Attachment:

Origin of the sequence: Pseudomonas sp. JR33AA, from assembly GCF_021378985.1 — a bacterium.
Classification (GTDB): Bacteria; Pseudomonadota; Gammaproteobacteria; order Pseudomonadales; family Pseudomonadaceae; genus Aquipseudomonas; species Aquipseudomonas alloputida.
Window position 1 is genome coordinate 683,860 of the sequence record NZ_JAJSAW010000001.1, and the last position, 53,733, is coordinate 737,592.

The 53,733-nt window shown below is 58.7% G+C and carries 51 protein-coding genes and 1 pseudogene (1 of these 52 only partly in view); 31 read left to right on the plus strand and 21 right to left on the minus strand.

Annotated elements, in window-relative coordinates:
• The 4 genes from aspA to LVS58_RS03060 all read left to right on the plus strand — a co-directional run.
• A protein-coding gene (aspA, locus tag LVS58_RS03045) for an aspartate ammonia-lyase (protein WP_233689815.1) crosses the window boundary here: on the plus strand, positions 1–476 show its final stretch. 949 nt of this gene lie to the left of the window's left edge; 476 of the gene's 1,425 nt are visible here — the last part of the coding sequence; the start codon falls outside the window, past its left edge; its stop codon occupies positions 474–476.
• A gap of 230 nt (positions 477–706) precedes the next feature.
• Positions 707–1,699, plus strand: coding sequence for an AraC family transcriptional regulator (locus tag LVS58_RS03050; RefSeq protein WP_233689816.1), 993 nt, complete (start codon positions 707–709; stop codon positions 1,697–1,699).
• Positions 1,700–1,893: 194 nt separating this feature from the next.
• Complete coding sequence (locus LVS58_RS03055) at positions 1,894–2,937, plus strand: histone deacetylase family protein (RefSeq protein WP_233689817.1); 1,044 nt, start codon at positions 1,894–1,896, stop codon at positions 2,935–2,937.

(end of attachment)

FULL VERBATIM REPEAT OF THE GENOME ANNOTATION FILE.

Origin of the sequence: Pseudomonas sp. JR33AA, from assembly GCF_021378985.1 — a bacterium.
Classification (GTDB): Bacteria; Pseudomonadota; Gammaproteobacteria; order Pseudomonadales; family Pseudomonadaceae; genus Aquipseudomonas; species Aquipseudomonas alloputida.
Window position 1 is genome coordinate 683,860 of the sequence record NZ_JAJSAW010000001.1, and the last position, 53,733, is coordinate 737,592.

The 53,733-nt window shown below is 58.7% G+C and carries 51 protein-coding genes and 1 pseudogene (1 of these 52 only partly in view); 31 read left to right on the plus strand and 21 right to left on the minus strand.

Annotated elements, in window-relative coordinates:
• The 4 genes from aspA to LVS58_RS03060 all read left to right on the plus strand — a co-directional run.
• A protein-coding gene (aspA, locus tag LVS58_RS03045) for an aspartate ammonia-lyase (protein WP_233689815.1) crosses the window boundary here: on the plus strand, positions 1–476 show its final stretch. 949 nt of this gene lie to the left of the window's left edge; 476 of the gene's 1,425 nt are visible here — the last part of the coding sequence; the start codon falls outside the window, past its left edge; its stop codon occupies positions 474–476.
• A gap of 230 nt (positions 477–706) precedes the next feature.
• Positions 707–1,699, plus strand: coding sequence for an AraC family transcriptional regulator (locus tag LVS58_RS03050; RefSeq protein WP_233689816.1), 993 nt, complete (start codon positions 707–709; stop codon positions 1,697–1,699).
• Positions 1,700–1,893: 194 nt separating this feature from the next.
• Complete coding sequence (locus LVS58_RS03055) at positions 1,894–2,937, plus strand: histone deacetylase family protein (RefSeq protein WP_233689817.1); 1,044 nt, start codon at positions 1,894–1,896, stop codon at positions 2,935–2,937.